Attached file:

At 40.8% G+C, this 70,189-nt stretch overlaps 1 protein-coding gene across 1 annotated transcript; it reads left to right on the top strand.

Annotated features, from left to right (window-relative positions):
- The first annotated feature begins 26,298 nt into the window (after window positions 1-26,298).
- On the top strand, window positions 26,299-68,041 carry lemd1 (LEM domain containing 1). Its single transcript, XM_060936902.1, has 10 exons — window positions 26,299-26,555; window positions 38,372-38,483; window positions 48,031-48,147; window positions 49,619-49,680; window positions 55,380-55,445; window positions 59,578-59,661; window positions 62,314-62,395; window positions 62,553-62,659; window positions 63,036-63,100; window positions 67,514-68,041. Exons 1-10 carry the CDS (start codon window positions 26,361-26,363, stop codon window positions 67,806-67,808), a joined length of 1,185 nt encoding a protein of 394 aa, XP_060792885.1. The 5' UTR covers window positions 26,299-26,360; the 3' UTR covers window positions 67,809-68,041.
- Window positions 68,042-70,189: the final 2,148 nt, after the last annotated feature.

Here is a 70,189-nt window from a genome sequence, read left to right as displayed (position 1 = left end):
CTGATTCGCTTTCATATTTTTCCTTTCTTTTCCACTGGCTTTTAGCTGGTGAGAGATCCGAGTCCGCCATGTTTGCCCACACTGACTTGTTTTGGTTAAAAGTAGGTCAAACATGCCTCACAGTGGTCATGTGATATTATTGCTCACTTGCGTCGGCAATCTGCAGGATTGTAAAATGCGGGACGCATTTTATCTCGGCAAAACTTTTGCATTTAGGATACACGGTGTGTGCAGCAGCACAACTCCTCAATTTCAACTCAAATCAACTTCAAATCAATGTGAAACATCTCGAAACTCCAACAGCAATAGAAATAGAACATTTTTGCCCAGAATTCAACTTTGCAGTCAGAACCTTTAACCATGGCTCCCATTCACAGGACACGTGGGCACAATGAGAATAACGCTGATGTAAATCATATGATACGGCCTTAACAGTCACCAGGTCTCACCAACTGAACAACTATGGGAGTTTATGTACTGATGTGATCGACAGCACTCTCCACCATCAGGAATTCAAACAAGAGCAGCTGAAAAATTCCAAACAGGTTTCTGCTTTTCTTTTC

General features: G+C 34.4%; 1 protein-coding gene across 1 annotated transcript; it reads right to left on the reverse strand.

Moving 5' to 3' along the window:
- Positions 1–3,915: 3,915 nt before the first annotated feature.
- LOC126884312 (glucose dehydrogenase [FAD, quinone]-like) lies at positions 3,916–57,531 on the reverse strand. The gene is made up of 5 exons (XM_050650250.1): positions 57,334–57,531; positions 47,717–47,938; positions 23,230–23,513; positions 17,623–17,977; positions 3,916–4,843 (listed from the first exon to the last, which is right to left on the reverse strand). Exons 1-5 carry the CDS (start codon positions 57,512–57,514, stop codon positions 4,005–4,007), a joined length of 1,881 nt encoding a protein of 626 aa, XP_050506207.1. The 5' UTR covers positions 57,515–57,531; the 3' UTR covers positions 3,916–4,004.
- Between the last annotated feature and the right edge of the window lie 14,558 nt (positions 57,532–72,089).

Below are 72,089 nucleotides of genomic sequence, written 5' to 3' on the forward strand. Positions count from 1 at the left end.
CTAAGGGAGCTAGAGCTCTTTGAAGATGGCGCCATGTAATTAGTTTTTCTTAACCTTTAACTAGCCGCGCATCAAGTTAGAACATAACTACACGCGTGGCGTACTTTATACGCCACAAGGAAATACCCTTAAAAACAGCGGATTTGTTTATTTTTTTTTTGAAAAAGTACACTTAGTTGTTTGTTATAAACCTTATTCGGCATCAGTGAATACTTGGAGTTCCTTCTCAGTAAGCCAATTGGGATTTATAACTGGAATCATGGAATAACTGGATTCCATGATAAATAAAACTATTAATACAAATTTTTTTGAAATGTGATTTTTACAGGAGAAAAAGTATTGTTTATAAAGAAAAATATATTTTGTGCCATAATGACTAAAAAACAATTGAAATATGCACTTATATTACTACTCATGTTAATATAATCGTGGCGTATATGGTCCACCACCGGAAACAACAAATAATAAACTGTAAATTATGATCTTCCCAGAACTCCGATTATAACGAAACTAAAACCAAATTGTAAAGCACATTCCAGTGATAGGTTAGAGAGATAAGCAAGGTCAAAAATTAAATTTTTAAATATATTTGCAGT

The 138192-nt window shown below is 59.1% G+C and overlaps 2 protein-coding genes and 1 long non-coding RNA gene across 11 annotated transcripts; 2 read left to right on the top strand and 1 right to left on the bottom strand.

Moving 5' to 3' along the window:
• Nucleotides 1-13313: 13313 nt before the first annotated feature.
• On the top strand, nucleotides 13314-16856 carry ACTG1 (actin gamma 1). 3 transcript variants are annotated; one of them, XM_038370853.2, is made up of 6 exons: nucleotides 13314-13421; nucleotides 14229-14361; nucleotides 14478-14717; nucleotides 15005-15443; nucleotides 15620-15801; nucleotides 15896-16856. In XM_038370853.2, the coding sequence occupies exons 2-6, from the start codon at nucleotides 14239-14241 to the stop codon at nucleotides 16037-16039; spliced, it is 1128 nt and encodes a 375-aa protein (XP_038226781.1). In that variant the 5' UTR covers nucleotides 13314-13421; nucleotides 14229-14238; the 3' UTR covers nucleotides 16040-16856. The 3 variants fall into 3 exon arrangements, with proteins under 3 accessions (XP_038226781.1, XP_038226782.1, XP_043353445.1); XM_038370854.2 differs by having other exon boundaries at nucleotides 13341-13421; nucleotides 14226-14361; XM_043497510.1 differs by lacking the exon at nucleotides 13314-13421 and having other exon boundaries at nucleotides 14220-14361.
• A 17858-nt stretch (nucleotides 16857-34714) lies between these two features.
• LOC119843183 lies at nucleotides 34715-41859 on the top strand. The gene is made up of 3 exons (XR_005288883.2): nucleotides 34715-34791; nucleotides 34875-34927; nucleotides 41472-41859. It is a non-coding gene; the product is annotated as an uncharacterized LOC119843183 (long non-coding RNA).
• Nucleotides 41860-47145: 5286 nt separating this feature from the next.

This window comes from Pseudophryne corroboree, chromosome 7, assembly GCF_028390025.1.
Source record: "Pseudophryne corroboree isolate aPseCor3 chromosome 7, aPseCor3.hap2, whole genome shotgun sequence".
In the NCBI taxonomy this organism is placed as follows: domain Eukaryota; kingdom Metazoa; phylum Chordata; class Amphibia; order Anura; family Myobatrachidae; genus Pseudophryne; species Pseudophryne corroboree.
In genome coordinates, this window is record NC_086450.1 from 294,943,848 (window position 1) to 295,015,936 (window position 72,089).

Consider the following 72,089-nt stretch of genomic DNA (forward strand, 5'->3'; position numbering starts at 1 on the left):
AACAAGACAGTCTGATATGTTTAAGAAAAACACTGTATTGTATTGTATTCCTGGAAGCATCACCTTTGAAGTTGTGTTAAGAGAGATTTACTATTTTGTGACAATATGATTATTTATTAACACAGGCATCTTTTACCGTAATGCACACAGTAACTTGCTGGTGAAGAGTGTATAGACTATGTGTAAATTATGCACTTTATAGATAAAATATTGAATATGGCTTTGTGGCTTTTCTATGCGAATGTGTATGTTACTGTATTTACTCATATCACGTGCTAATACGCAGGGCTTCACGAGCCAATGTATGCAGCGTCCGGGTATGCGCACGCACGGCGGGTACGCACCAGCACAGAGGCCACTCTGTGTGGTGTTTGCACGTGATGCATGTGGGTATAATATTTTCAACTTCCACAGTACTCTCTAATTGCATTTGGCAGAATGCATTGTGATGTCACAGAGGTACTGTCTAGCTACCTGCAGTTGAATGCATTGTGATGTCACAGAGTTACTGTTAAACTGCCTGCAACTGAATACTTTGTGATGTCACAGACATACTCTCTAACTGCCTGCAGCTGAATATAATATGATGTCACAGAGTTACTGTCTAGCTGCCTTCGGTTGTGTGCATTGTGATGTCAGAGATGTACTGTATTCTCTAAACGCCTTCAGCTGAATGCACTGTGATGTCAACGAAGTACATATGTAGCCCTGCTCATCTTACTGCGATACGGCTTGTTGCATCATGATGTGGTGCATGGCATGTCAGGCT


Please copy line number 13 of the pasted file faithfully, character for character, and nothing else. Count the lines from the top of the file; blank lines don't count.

Below are 72,089 nucleotides of genomic sequence, written 5' to 3' on the forward strand. Positions count from 1 at the left end.